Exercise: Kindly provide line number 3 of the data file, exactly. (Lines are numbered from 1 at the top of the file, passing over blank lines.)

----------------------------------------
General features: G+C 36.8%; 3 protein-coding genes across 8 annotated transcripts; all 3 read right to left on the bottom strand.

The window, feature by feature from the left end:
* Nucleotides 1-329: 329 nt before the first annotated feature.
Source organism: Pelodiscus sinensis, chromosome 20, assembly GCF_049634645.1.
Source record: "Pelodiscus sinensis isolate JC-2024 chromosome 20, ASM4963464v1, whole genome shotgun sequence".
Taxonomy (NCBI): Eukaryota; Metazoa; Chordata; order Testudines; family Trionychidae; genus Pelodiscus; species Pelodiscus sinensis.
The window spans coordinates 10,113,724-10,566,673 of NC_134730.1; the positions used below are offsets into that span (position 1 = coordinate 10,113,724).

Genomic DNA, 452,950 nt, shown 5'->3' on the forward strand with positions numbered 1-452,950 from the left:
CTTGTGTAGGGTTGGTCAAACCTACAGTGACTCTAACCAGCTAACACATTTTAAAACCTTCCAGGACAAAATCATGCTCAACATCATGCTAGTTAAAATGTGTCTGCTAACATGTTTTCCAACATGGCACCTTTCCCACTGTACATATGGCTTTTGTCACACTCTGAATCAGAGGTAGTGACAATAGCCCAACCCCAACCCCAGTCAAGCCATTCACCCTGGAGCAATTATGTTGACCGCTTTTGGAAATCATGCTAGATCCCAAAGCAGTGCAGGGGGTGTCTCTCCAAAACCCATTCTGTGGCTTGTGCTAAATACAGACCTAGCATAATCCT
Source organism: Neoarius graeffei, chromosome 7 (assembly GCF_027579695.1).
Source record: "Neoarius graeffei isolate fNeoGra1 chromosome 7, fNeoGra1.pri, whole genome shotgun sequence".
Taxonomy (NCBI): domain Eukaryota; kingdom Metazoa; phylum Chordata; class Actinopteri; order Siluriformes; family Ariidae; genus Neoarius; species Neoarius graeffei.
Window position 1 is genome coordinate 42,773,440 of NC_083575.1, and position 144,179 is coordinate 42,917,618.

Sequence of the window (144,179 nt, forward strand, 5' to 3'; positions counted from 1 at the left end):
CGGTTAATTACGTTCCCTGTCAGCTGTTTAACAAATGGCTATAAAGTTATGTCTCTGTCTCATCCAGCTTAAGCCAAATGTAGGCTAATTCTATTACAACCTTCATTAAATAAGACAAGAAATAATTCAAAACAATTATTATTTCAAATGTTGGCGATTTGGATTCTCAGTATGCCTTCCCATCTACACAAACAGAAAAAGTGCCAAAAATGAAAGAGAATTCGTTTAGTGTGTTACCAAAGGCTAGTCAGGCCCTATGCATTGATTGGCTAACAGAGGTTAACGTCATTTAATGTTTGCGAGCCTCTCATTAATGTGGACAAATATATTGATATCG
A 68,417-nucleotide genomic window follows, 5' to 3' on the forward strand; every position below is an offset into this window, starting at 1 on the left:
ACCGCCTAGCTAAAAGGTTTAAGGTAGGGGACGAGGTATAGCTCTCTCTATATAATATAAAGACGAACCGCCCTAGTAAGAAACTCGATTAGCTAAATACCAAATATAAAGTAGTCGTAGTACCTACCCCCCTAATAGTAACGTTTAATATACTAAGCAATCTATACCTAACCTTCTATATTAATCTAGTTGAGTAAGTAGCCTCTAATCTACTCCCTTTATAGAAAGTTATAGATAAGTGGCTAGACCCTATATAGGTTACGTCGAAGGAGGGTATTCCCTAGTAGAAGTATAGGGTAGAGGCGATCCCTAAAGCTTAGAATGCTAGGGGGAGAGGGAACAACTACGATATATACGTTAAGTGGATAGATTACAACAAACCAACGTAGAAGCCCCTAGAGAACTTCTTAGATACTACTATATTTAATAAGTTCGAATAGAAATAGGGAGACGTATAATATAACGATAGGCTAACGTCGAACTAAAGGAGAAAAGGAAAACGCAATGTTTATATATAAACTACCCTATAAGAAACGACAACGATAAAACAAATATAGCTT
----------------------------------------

* Nucleotides 1-329: 329 nt before the first annotated feature.